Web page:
First summer sip (not counting the truly awful Victoria beer I had with delicious Guisados tacos):
The Official Wine Thread - Page 1260
This is being (was, at this point) written on a plane, with no sources handy. Some of it may be wrong, thought I don't think so, but if so someone will surely correct me, and I thank them for it in advance.
Burgundy can seem like a giant conspiracy to confuse the wine consumer. It isn't, it just evolved in a way that makes everything very complicated. But if you investigate, you will find that there is a reason for every seemingly bizarre element.
The first thing to understand is that while Bordeaux is built around chateaux or estates, Burgundy is focused on vineyards. This is a key distinction. The great estates of Bordeaux have hardly changed since the 18th century. Owners come and go, but the packets of land have mostly stayed together, producing the same wine, forever and ever.
In Burgundy, the boundaries and names of the vineyards have not changed since the middle ages. But ownership has changed dramatically.
In ye olden times, the vineyards were mostly owned by the Church, in particular some very wealthy and insular monasteries, as well as some other institutions operated by various religious orders. Some vineyards were also owned by noble families. But mostly it was the Church.
For hundreds of years, monks made the best Burgundy wine. They divided into three categories: "Cuvees des Papes" (vats for the popes); "Cuvees des Rois" (vats for the kings); and "Cuvees des Moines" (vats for the monks). Naturally, these were in descending order of quality. This is really wine 101, but in case you didn't know, great wine comes from bad soil: gravelly, runny, quick draining, not rich. You want the vines to struggle. The older they are, the better.
As a general matter (not foolproof, but reliable), the best wines -- cuvees des papes -- were grown on the upper slopes of the hills that run down Burgundy's spine. The second best were made on the hillsides, but lower down, closer to the base. And the ordinary wine was made on the vineyard floors.
One of the aims of the French Revolution was to curtail the power of the Church and to redistribute its vast wealth. One of the ways this was done was to break up the holdings of the monasteries. And one of the ways they did that was to parcel out small pieces of the various Burgundy vineyards to local peasant growers. Some these farmers were simply given plots that their families had already worked for generations, though to little benefit to themselves (beyond subsistence).
However, the tradition behind those vineyards was strong, as was their reputation. So the names remained. This was a boon to many of the little guy famers. Suddenly some peasant owned several hectares of prime Burgundy land. Woo-hoo!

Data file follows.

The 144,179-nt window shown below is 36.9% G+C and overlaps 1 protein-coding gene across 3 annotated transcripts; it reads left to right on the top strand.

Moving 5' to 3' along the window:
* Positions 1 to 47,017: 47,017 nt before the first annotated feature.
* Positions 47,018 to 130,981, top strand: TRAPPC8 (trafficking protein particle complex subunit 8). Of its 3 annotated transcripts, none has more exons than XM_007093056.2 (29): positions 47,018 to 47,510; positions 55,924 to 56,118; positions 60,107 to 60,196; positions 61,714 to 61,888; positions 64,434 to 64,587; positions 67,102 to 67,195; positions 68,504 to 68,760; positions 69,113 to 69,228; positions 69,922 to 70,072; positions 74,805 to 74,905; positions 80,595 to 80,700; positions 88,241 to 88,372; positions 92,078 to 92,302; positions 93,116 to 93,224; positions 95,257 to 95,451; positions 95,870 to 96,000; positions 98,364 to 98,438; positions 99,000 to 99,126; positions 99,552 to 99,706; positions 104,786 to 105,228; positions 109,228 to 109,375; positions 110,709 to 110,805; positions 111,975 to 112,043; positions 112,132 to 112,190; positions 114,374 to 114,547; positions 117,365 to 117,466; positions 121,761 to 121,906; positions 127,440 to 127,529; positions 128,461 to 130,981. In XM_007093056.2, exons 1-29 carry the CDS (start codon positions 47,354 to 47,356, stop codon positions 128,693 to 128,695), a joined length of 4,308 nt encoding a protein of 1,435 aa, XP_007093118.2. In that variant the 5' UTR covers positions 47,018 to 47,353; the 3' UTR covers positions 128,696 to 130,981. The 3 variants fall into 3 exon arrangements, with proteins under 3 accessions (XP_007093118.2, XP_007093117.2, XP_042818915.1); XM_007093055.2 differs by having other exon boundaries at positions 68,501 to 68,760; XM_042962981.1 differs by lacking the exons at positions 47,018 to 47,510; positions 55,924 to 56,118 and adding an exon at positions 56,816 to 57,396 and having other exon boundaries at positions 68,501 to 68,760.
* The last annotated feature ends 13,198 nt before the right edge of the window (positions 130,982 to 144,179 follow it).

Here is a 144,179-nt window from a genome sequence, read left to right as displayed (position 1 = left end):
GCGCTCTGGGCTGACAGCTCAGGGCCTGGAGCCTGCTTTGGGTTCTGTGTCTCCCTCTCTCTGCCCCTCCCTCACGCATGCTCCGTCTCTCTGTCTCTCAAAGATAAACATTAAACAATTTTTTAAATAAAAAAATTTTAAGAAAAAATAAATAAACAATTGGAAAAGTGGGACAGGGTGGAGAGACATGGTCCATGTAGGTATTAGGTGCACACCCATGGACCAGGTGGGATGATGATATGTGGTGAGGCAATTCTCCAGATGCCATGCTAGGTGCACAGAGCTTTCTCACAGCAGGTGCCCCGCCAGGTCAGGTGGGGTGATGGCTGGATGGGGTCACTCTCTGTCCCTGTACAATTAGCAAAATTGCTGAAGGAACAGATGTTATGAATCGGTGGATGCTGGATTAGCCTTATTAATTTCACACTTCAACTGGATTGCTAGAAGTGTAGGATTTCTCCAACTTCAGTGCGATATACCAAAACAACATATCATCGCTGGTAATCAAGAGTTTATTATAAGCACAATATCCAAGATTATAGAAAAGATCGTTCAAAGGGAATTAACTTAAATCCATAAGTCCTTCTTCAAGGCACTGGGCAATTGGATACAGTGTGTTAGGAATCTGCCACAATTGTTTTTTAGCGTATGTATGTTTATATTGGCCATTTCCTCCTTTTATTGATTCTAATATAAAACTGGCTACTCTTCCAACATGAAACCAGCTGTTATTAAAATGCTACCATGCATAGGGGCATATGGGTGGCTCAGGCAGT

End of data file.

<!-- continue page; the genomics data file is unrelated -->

But what was he to do with it? Well, that was a problem. Some of them made their own wine. But many others had always just been growers and no idea how to make wine, nor did they have any equipment with which to do so or any way to afford any. Some of them just sold their crop to the monks, but the monks didn't have as much money as before, and so could not buy it all.
A new player emerged: the "negociant." These were (are) merchants who buy wine (or grapes) from all over Burgundy and bottle, blend, and/or make the wine themselves"”and also of course market and sell it.
Now, no matter who made it, all of the wine grown in a given "name" vineyard would have the name of that vineyard on it. It might have been made and bottled by the grower. It might have been made by the grower but sold to some other maker with a plot in the same vineyard. Or it might have been sold to a negociant who bought up lots from several different growers in the same vineyard and blended it together. Or it might have been harvested by the grower and sold as grapes. Or the owner of that small plot might never have set foot in it all year, and merely sold the rights to grow, harvest and crush his grapes.
Another "reform" only made things more complicated. The Napoleonic Code, in an effort to destroy primogeniture and the concentration of wealth in a few families, required that land be divided equally among all sons. Even the vineyards. Hence vineyards that were already cut up into little parcels got cut up even further. The number of individual holdings within a single named vineyard exploded, as did the number of bottlings bearing that vineyard's name.
Eventually the French government stepped in. The French love to classify things. It's one of the things that make them so cute. They like to have the government rate their most famous products. In the case of Burgundy, the vineyards are classified, not the wines (this is important). The basic Burgundy classification has four categories: Grand Cru, Premier Cru, Appellation Communale ("village" wines), and Bourgogne (i.e., "Burgundy," or everything else). Roughly speaking, Grand Crus correspond to the old Cuvees des Papes, Premier Crus to Cuvees des Rois, and everything else to Cuvee des Moines. But really they are government creations, meant to capture the quality of the various wines that come from the vineyards. Like any attempt to rationalize something variable and subjective, this one has its limits, though most agree that it is pretty accurate.
It breaks down as a predictor of quality, however, because they are so many factors from soil to glass that can affect the quality of the wine.
So what you have are vineyards whose names and boundaries are hundreds of years old, but which are divided into little parceled owned, in some cases, but more than a hundred different growers. Not all of them are equally committed to making good wine. Some might be trying hard, but just are not that good at it. Some might sell to negociants every year, or in some years but not others. Some don't grow at all, some grow but don't crush, or crush but don't bottle, you name it. When you factor in the number of growers plus all the possible paths that wine can take from vine to bottle, it gets unnerving. There might be literally hundreds of ways that wine called "Echezeaux" (to name one famous vineyard) could end up in a bottle. Some might be very good. Some very mediocre. All of it is going to expensive, however.